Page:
11. At each New Year, countries are ranked by
the annual inf lation they will experience over the
year ahead. Note that, while this enables us to
quantif y the impact of inf lation on real bond val-
ues, it is not an implementable strategy, since
year- ahead inf lation is not known in advance.
We assign the 19 Yearbook countries to quin-
tiles that comprise f our countries (three f or the
middle quintile). Each portf olio is allocated equally
to the constituent countries’ bonds. Income is
reinvested, and at the end of each year, countries
are re- ranked and portf olios rebalanced. Figure
11 reports returns in real USD. The lef tmost bars
in Figure 11 show the annualized real returns f rom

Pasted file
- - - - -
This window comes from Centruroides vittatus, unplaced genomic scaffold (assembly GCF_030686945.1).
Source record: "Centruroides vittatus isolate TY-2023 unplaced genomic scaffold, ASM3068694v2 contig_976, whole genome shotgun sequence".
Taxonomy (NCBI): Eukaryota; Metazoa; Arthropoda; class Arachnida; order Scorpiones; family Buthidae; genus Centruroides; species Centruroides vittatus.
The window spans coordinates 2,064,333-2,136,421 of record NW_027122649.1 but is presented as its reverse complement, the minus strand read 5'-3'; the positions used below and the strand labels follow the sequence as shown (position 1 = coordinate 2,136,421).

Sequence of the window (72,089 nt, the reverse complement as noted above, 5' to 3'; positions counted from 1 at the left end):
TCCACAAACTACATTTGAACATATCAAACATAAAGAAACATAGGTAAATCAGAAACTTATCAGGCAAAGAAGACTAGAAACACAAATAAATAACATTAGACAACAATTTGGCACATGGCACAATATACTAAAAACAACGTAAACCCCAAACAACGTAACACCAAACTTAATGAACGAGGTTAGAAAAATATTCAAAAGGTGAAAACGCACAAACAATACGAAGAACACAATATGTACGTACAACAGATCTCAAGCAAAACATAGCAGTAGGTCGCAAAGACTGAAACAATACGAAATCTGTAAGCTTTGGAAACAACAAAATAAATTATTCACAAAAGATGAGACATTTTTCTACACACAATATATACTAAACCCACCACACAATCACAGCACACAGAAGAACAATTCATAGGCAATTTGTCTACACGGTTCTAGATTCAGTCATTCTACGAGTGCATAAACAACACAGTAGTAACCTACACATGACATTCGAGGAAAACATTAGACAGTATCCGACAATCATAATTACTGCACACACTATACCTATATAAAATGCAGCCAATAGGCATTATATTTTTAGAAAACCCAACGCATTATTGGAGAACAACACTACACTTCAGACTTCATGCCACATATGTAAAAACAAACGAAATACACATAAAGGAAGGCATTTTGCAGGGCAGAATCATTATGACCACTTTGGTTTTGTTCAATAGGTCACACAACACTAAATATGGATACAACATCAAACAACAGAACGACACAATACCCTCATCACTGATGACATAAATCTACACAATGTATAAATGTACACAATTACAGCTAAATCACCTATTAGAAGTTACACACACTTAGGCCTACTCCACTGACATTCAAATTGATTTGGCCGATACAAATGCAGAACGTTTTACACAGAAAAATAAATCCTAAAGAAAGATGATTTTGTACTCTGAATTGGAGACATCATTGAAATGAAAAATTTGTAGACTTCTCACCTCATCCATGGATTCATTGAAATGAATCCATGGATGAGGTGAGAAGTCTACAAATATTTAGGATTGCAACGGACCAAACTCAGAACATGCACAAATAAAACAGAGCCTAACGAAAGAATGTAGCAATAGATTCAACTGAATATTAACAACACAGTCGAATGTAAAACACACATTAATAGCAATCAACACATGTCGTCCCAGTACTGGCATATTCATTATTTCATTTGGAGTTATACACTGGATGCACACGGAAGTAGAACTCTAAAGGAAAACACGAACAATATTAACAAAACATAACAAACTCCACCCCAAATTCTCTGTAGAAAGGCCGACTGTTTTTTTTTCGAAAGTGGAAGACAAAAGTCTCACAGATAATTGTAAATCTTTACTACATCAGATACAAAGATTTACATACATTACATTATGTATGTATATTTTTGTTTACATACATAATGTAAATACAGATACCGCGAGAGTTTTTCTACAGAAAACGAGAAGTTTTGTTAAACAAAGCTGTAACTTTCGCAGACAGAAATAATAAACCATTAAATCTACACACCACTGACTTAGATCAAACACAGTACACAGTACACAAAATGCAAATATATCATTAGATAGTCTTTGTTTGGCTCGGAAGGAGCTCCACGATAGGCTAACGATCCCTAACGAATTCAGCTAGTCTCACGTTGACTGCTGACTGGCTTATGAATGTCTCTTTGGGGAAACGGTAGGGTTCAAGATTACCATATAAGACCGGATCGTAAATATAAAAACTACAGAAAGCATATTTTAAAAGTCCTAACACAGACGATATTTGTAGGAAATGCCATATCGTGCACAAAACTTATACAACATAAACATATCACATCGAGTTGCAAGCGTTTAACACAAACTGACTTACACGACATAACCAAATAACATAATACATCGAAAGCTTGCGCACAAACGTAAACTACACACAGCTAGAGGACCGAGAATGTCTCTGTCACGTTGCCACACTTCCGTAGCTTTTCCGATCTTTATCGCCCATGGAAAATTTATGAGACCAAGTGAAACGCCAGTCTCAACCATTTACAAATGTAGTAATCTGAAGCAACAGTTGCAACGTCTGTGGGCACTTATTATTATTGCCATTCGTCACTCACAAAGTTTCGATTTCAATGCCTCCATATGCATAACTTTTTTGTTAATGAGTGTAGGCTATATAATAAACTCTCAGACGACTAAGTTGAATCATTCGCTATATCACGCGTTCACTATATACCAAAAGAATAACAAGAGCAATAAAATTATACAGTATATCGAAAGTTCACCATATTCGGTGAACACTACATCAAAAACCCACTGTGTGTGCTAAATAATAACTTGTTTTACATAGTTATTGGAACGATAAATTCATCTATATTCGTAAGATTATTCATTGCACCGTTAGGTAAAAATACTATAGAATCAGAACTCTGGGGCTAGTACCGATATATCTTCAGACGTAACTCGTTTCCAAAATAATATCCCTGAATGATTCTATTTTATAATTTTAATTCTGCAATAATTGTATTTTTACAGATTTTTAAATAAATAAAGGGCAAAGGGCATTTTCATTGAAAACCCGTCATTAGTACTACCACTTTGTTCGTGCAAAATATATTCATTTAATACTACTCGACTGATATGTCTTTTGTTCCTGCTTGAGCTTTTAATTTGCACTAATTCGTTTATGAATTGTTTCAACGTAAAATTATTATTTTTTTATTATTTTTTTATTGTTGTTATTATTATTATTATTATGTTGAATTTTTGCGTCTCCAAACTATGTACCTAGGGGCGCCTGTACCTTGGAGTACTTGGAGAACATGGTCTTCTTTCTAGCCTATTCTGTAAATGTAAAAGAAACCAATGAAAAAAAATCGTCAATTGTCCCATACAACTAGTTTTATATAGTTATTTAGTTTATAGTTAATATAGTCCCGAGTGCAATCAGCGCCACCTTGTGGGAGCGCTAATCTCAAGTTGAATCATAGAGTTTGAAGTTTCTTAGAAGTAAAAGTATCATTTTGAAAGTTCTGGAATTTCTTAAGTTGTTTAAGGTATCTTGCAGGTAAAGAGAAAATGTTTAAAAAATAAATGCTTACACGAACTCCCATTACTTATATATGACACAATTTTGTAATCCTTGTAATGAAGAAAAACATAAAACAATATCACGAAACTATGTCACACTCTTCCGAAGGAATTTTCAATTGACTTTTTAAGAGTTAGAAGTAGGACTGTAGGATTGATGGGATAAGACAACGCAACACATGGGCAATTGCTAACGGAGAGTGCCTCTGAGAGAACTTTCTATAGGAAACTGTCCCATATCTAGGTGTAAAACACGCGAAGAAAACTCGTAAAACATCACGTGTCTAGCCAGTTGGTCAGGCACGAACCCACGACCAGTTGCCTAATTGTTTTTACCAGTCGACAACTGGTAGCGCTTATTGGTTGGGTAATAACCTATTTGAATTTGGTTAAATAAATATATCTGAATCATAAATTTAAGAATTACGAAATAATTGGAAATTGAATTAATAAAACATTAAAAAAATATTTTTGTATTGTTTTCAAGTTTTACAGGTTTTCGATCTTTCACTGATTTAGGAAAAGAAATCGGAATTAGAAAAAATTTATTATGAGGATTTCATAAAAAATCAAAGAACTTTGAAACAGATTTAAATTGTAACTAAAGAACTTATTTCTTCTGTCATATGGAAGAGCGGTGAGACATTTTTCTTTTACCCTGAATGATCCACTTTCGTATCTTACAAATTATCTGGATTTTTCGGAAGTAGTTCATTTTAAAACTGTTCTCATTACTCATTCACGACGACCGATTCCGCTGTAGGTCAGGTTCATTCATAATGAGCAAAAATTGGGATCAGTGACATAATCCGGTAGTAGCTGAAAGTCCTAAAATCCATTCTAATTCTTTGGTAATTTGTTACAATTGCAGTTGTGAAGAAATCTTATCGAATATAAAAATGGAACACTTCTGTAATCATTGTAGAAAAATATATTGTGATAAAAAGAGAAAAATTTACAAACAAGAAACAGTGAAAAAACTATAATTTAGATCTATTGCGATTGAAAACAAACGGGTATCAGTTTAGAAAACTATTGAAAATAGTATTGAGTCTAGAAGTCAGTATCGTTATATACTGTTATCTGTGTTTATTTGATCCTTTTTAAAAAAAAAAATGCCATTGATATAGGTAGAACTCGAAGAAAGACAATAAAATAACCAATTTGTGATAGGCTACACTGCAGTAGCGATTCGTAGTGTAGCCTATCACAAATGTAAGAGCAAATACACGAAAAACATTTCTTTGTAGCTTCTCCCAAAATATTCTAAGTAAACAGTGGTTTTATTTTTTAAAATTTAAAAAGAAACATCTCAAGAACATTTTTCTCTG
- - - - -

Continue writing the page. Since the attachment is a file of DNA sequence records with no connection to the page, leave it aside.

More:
quintiles 1, 3 and 5 over the f ull 111 year period.
The countries with the lowest inf lation perf ormed
best, while bonds in high- inf lation countries un-
derperf ormed. This pattern was evident over all
Fi gure 11
Real ret urns: ranking by concurrent inflation, 1900–2010
Source: Elroy Dimson, Paul Marsh, and Mike Staunton, Triumph of the Optimists; authors’ updates
6.4
10.8
4.9
8.5
7.8
3.2
2.0
2.6
5.5
10.9
3.4
7.9
1.7
0.1
-2.6
0 . 2
-2.3
- 0 .4
- 4
- 2
0
2
4
6
8
1 0
19 00 –2 01 0 19 00 –1 9 24 1 92 5– 19 49 1 95 0– 19 7 4 1 975 –1 99 9 20 00 –2 01 0
Lowest inf lat ion count ries Middle inf lat ion count ries Highest inf lat ion count ries
% p.a.
6.4
10.8
4.9
8.5
7.8
3.2
2.0
2.6
5.5
10.9
3.4
7.9
1.7
0.1
-2.6
0 . 2
-2.3
- 0 .4
- 4
- 2
0
2
4
6
8
1 0
19 00 –2 01 0 19 00 –1 9 24 1 92 5– 19 49 1 95 0– 19 7 4 1 975 –1 99 9 20 00 –2 01 0